In the interest of pragmatism, I normally don’t write about polarizing, hot-button political issues. There is one, however, that I will post on from time to time: abortion.
I’m particularly troubled by the reasoning which justifies this practice. You probably figured that out by reading the extended title. Let me explain how I got there.
What reasons are given for supporting the legalization of abortion? (I will respond briefly to each in italics.)
- Abortion is a “private family matter” that shouldn’t involve the government.
Isn’t child abuse a “private family matter” then also? Why does CPS exist then? Is child abuse/homicide different than abortion because these children happen to be out of the womb?
- A woman should not be punished by having to raise a child conceived as a result of rape.
This objection can be difficult to respond to without delving into the debate about the purpose of human life. People usually ascribe a purpose to life based on their particular views of God’s existence. However, people in general do seem to see human life as valuable. Why else would the U.S. law enforcement work to protect the disabled, elderly, and children? Our society believes that if someone is helpless, they should not be subject to those who are more powerful, they should be protected. Why is this not the case with unborn children?
- People will do it anyway, so make it safer by making it legal.
Let’s then also legalize bank robbery because people will do it anyway. At least if we legalize that crime then maybe people won’t commit it at gun-point.
- Fetuses in the earlier stages of development can’t be considered humans yet and therefore are ineligible for the “right to life.”
Then at what point is a life considered a life? What criteria can we use to determine when a developing fetus is a human? Who has the authority to set that standard? It’s really messy to try and determine when a developing fetus is actually a full-blown human and should be treated as such. If we determine that a developing fetus is not really a human, then couldn’t I make a case that a child isn’t a human? I mean, children outside the womb aren’t fully developed.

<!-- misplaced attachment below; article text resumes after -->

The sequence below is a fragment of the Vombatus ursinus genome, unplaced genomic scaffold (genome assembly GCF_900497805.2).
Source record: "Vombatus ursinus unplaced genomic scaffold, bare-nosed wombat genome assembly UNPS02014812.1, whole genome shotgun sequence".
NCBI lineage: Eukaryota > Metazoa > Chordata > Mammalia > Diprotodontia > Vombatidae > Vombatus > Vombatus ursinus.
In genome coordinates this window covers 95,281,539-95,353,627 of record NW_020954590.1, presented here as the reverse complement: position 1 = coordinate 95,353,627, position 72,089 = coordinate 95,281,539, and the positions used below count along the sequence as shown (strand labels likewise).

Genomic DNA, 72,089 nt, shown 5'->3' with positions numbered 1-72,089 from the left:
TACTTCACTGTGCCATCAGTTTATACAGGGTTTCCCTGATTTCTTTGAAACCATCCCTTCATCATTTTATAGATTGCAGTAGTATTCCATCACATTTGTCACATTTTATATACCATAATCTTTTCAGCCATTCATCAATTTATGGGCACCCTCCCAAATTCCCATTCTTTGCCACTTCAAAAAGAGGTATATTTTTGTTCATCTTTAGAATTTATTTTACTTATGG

There are many other reasons that are given to support the continuing legalization of abortion. I’m not about to address each of those reasons because most of them can be summed up by the word inconvenient. People consider abortion due to the inconvenience the child presents for its parents and for society. The baby is inconvenient because the parents are too young and ill-equipped to parent. The baby is inconvenient because he/she was conceived out of rape. The baby is inconvenient because, if born into a family in poverty, the child will end up on welfare or supported by some other part of social security.
And do you know why we idolize convenience? We’re self-absorbed. Our culture has adopted the value that if something isn’t personally satisfying, you should be able to get rid of it. This is the same mentality that keeps our divorce rate so high. Today, marriage isn’t about giving up your individual needs for the sake of another, it’s all about you finding your “one true love.” But hey, if you accidentally pick the wrong one and they aren’t doing it for you, then go ahead and try again. No harm, no foul. What’s terrifying to watch is that our cultural depravity has become so deep, that we treat developing children this way. If it’s not the right time or you didn’t mean for it to happen or you made a mistake, just kill it. No harm, no foul. How can we, collectively, devalue human life so dramatically?
Let me end by saying that the desire to protect the unborn grows out of a broader principle: human life is always valuable, regardless of its quality. That’s why, whether secular or religious, there’s a consensus that we shouldn’t kill off the severely disabled, the elderly, or the poor – those who receive social security. Why should the helpless, innocent unborn be treated any differently? Those who cannot defend themselves should not be left to the mercy of the strong. Sorry survival of the fittest, many of us don’t like you.